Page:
I think differently to this, and here's why.
- It's not just for the "third world".
- It will produce a generation of free software users.
- Development of software for resource-constrained devices is good for everyone.
Even in the affluent societies of the "first world" there are plenty of poor people. Most people who have thought about social equity and justice have come to the conclusion that the way to help people who are blighted by generational low income is through education. The problem with this is that education costs money. Access to information is expensive. The OLPC project, combined with the power of the Internet, drastically reduces this cost.
If OLPC machines are widespread in society, in five or ten years, a significant proportion of the people entering the workforce will be used to Free Software, and the whole ethos of cooperation and sharing in the software world. Using proprietary, closed software will seem, simply, weird to these people.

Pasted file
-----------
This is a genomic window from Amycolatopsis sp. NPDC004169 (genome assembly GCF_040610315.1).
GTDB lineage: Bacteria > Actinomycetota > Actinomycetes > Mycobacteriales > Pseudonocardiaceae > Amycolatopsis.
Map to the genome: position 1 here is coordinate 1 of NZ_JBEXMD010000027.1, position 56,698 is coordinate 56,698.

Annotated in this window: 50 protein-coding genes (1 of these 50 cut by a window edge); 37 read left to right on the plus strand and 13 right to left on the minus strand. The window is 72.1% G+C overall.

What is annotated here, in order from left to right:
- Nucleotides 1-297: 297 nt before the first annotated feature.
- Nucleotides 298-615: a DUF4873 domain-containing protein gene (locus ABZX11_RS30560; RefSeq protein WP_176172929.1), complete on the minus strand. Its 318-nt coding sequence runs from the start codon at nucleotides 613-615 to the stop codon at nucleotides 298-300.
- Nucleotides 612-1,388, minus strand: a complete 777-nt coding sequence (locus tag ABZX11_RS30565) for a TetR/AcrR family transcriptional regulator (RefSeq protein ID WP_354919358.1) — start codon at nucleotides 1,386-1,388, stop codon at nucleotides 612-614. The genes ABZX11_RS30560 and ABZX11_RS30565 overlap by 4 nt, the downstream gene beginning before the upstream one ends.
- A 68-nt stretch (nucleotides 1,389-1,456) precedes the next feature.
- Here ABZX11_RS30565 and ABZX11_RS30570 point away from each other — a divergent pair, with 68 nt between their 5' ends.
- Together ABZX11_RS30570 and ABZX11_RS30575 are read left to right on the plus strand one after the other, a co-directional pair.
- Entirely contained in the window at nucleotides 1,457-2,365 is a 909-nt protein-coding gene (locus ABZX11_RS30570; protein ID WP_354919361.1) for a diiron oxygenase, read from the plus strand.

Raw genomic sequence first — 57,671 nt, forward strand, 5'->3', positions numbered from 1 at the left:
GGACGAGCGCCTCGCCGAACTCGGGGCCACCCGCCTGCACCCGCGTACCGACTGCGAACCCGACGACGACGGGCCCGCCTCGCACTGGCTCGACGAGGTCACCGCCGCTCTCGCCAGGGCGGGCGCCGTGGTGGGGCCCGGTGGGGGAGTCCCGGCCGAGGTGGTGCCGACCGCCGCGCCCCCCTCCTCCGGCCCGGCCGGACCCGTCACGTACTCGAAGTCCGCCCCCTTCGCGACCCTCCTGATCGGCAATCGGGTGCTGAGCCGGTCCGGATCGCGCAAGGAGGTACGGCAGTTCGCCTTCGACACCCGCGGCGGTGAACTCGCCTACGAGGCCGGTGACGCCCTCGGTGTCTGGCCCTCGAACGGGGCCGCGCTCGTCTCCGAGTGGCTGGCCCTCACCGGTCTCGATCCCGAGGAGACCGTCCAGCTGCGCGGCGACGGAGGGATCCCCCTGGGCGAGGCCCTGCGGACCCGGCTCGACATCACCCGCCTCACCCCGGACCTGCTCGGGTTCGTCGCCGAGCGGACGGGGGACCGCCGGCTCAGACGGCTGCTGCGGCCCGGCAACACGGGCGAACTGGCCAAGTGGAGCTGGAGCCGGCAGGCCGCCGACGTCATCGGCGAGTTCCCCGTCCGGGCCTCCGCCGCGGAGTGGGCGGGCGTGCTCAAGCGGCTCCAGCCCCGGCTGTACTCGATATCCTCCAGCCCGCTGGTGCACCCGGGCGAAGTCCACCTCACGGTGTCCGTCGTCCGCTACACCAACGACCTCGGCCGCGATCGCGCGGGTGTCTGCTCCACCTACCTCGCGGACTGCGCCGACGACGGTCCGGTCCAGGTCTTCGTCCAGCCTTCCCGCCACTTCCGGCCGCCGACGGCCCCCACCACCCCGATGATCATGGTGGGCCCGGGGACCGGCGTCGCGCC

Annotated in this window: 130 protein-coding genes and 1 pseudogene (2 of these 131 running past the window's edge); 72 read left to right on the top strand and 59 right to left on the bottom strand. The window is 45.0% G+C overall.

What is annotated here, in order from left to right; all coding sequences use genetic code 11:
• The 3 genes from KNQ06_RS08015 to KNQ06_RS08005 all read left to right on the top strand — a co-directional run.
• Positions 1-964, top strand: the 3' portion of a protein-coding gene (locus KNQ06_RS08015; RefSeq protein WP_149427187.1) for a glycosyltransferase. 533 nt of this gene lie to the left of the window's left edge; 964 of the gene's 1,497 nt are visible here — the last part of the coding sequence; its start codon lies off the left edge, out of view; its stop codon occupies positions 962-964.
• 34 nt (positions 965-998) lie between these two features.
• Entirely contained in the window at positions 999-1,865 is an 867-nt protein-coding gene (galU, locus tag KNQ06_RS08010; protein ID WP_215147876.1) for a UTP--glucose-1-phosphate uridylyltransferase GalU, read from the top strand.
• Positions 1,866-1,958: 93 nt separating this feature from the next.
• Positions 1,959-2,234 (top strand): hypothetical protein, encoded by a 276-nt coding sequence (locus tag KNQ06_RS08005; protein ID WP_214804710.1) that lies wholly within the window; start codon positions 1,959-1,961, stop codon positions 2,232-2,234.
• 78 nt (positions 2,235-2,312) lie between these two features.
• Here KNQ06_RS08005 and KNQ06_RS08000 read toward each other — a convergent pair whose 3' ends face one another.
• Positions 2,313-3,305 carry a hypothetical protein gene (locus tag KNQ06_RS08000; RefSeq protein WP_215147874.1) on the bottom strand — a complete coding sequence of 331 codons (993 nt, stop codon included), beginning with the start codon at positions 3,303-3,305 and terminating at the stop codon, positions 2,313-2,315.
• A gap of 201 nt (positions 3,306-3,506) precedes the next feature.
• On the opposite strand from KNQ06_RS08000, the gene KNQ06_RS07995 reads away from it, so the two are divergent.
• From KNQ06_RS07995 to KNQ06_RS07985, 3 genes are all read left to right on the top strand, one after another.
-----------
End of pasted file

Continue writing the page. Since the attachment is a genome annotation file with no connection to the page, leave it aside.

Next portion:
I work at a university in New Zealand. I own my own house and car. I have a big TV and stereo, I eat out a lot, ... in short: I am not poor. But I can't see the value in buying a new computer every year (or every three years). Neither can I see the value in investing in ASDL for $50 a month when I can have dial-up for $7 a month. So my home computer is old and slow (2.4GHz Athlon with 1GB Ram) and my Internet connection is slow. I can tell you that using GNOME software is a pain in the ass with such a setup. (Compared to using a one-year-old laptop at work with a high-speed connection.)
I am looking forward to the technologies that have been developed to slow, low memory, slow-and-intermittent network connected devices filtering down to the main GNU/Linux and GNOME stack. I think that this would help a significant proportion of GNOME users, i.e. those who don't have the luxury of modern setups.